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Major leak sheds light on Chinese propaganda strategy

The Danish daily newspaper Information has obtained classified documents about propaganda strategy from the Chinese Communist Party (CCP) that would have been approved by top party leaders like President Hu Jintao and Prime Minister Wen Jiabao. It's rare for foreign outlets to get a leak of this scale, with documents approved by figures of this importance within the party. The 60 pages of documents lay out a strategy of pretending to allow greater access to information while actually clamping down more harshly at home. From the article:

Among other things, the regime has insisted that it does not exercise any censorship. However, the official document outlines several instances of how the Chinese authorities should prevent people from getting in touch with "politically sensitive information". Such information must be either "blocked", "destroyed" or "cleansed" from the Internet, media and books, the order from the Central Committee to the lower levels of the state apparatus makes clear.…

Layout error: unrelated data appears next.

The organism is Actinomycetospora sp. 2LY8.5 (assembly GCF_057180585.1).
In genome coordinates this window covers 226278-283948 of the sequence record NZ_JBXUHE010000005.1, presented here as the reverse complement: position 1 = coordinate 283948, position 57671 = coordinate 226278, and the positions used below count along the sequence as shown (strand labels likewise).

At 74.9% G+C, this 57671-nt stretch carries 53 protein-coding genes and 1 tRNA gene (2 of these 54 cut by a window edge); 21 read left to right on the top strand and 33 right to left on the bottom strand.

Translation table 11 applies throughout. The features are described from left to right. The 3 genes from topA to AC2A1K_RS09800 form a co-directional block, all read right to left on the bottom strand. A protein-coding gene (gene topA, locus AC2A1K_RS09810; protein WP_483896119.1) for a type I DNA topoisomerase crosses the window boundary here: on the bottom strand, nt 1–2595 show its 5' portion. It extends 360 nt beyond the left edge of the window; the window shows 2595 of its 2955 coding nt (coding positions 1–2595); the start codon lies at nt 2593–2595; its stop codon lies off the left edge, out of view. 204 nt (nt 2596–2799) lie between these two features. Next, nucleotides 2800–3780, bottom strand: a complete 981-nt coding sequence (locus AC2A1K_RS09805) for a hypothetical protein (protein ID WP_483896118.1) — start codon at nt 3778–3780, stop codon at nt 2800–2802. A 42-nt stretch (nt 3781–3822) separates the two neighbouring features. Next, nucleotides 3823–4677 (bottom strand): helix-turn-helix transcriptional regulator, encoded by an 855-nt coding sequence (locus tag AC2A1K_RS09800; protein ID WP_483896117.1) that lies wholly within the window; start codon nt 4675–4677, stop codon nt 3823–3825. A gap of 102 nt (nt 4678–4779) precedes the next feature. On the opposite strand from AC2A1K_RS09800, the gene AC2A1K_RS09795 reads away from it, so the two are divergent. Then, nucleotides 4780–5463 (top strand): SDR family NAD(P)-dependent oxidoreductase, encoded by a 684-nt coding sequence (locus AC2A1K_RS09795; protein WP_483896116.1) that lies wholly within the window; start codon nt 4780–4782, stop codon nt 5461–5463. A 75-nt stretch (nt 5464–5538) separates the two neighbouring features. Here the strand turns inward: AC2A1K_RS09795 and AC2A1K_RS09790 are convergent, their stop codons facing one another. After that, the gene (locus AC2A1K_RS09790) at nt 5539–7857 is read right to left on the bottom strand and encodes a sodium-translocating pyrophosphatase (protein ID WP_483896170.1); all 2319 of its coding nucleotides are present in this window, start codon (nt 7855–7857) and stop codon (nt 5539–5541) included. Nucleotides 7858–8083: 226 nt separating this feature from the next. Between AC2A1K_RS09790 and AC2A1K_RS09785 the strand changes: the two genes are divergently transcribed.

The same line is repeated in other documents, including the one from the Party leadership in Beijing, which declares that "all illegal and harmful information on Chinese and foreign web sites should be completely blocked." And that people who disseminate such information should be "indicted and prosecuted quickly before a judge and be quickly convicted."

The contents of the leaks aren't themselves all that surprising; the crackdowns following the Jasmine Revolution made it clear that China wasn't liberalizing anytime soon. What is noteworthy is the fact that these were leaked at all, by someone who would be privy to very high-level Politburo decision-making. The takeover of the party by hard-liners hasn't been welcomed by everyone within the CCP. The People's Daily, the party's official paper, made waves in April and May with a spate of editorials with a remarkably liberal bent. Consider these passages, translated from the original editorials by University of Hong Kong's China Media Project (CMP):